A toxic plume from Wednesday's massive warehouse fire in Central, New Jersey, floated safely up, and away, federal officials said.

Hundreds of New Jersey residents were evacuated in the early morning hours after the stubborn inferno -- fueled by cars, chemicals, plastics and household items -- erupted at the DCH Collision Center at 1600 Livingston Ave. in North Brunswick.

Firefighters were still dousing hot spots Thursday morning but the fire was largely extinguished, officials said. Dozens of people remained out of their homes.

A smoke plume could be scene from space floating toward the Jersey shore as the fire raged Wednesday.

It was another plume that officials worried about, however.

"There's no environmental hazard as of right now," said Dwayne Harrington, a spokesman for the federal Environmental Protection Agency, which is monitoring the North Brunswick fire scene.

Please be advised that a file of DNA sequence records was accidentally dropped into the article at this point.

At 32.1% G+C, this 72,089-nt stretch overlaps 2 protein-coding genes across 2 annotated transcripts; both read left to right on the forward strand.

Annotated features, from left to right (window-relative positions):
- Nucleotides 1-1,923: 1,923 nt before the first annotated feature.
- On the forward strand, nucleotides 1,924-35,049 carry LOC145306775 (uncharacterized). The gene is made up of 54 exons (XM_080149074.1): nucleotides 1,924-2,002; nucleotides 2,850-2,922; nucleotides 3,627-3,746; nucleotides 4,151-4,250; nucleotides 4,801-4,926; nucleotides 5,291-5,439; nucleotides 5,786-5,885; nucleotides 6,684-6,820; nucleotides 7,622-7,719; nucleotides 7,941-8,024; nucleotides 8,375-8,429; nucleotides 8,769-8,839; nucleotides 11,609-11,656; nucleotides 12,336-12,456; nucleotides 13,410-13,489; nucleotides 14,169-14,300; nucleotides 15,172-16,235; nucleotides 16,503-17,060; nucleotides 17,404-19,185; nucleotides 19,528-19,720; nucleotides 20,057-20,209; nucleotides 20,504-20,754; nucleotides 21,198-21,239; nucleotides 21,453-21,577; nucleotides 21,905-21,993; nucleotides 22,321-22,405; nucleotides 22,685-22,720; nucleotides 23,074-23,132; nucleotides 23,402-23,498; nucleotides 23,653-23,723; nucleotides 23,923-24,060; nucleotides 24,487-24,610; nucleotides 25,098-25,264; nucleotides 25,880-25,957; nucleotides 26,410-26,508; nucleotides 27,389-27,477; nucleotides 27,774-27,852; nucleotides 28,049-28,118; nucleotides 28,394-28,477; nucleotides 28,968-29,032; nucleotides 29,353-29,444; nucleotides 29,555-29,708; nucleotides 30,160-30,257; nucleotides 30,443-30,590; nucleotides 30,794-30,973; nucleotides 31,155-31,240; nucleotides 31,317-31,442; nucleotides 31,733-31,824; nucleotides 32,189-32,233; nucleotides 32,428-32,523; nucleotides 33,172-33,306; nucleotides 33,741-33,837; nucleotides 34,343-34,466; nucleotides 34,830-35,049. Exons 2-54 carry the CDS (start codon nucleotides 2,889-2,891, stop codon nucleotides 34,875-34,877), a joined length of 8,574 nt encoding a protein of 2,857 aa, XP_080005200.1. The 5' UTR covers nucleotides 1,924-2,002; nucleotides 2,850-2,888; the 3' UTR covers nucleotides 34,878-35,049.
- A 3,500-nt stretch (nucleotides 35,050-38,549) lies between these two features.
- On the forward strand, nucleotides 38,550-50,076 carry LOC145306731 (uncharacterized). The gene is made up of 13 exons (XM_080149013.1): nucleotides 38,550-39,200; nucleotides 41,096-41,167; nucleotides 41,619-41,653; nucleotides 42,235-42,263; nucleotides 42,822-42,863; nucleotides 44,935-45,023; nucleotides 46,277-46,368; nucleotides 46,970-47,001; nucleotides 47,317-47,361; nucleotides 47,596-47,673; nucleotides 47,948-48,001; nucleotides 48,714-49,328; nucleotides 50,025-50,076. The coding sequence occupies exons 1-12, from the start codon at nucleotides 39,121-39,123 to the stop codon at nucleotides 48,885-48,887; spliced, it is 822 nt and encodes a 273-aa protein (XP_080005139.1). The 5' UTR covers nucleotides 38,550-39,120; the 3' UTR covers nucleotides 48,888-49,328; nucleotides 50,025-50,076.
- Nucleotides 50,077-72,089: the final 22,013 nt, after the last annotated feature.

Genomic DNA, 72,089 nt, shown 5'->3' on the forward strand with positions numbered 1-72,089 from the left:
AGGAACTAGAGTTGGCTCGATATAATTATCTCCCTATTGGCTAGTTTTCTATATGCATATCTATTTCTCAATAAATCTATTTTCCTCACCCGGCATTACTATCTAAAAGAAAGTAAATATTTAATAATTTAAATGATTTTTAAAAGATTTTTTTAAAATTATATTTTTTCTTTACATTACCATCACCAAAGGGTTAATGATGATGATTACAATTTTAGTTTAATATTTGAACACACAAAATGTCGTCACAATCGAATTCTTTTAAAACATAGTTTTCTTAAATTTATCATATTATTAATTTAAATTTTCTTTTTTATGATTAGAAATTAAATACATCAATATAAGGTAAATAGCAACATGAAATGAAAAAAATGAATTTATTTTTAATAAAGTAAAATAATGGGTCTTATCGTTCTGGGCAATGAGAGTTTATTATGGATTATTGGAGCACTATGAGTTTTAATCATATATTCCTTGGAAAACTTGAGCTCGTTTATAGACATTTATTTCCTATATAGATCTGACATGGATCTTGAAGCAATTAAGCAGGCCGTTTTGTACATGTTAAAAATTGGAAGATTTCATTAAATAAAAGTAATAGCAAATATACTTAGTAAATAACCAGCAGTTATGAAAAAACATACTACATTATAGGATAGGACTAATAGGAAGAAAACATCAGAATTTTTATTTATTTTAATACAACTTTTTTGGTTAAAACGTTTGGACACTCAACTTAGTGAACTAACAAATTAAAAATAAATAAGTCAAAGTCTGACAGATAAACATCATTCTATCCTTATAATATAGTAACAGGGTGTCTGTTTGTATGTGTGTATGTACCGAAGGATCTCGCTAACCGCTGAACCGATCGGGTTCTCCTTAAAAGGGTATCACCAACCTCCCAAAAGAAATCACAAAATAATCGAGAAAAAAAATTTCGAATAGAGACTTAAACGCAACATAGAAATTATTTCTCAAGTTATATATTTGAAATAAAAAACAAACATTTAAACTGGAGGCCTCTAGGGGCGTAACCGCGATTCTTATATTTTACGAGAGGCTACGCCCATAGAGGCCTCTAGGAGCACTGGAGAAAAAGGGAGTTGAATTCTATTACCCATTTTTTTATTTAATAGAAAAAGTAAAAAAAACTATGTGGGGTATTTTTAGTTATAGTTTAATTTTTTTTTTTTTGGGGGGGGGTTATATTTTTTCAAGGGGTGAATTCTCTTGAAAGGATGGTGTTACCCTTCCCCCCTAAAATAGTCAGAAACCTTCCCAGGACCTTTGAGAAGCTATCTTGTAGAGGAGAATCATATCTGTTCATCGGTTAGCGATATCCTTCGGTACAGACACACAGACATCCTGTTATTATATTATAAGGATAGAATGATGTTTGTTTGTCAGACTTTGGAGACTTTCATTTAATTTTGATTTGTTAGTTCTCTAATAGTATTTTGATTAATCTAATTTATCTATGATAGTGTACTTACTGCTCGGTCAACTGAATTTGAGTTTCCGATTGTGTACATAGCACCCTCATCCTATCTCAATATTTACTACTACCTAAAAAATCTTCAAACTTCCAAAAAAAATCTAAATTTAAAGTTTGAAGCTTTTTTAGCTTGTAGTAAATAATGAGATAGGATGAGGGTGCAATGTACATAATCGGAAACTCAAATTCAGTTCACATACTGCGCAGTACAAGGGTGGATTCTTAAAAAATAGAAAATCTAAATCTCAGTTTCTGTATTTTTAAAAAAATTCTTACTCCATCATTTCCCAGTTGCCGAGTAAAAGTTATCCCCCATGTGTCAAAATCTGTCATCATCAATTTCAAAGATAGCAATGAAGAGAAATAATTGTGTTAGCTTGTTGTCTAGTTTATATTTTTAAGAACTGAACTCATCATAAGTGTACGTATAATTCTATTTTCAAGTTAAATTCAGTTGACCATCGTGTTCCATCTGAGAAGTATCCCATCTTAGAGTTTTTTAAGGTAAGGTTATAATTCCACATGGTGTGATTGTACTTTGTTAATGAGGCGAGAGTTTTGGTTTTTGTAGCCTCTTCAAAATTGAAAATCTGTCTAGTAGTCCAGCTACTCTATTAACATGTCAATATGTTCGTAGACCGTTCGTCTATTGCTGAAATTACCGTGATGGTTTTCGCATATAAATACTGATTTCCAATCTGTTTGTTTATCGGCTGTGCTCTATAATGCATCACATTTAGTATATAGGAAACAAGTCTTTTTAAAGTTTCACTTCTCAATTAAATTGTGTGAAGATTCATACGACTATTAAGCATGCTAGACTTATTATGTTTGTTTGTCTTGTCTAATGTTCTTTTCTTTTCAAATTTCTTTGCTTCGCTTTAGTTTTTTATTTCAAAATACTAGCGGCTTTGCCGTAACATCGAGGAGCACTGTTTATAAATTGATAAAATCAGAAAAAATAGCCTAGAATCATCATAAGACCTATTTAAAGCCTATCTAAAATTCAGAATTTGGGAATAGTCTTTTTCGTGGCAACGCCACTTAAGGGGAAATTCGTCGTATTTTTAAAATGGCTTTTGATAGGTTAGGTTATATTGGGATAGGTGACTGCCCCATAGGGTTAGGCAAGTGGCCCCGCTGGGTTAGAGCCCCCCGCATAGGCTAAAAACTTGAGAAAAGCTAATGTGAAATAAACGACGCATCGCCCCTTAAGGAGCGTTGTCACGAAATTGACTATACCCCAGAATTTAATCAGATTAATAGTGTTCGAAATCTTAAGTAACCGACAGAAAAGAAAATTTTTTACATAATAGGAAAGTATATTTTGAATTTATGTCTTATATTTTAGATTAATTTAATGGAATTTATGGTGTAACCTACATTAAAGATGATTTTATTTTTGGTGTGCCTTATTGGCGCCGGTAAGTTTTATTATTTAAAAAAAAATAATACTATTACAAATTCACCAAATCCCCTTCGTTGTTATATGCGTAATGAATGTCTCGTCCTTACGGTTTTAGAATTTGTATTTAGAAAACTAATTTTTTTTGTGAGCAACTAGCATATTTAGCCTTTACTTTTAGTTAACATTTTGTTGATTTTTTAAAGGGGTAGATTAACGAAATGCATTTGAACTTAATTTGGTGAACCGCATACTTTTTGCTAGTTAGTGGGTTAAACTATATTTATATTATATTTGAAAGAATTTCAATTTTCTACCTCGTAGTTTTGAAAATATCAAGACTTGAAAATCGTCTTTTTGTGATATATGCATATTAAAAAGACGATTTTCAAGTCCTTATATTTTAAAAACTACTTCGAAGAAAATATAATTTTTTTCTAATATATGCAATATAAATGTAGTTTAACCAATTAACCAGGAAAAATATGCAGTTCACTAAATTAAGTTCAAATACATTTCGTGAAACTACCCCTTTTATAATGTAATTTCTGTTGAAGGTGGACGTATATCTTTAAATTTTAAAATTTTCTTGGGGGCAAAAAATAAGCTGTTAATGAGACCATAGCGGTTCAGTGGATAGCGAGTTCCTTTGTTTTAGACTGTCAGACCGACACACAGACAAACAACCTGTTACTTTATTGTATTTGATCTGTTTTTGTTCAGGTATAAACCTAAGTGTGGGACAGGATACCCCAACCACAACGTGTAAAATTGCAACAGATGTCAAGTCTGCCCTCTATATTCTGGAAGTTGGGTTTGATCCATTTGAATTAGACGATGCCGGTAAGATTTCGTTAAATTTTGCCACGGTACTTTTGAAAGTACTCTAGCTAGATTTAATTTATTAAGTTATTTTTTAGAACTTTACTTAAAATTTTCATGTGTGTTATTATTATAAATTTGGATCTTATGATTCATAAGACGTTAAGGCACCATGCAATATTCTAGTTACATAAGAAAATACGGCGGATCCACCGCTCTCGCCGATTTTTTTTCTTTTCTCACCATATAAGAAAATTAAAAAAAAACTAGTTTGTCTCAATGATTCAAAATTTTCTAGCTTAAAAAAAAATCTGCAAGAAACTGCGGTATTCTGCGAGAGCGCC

Harrington said an invisible plume of chlorine, phosgene, and hydrogen cyanide safely away, but local water runoff from the scene must still be analyzed.

Among the now-destroyed businesses was one that manufactured plastics and held a half-million pounds of supplies on hand. Hundreds of vehicles were also incinerated.

Local fire officials had to pump from a nearby lake to help battle the blaze.

In all, 44 fire engines, 10 ladder trucks and 35 tankers responded, officials said.  

John A. Oswald is editor-at-large at Metro and can be found on Twitter @nyc_oz.
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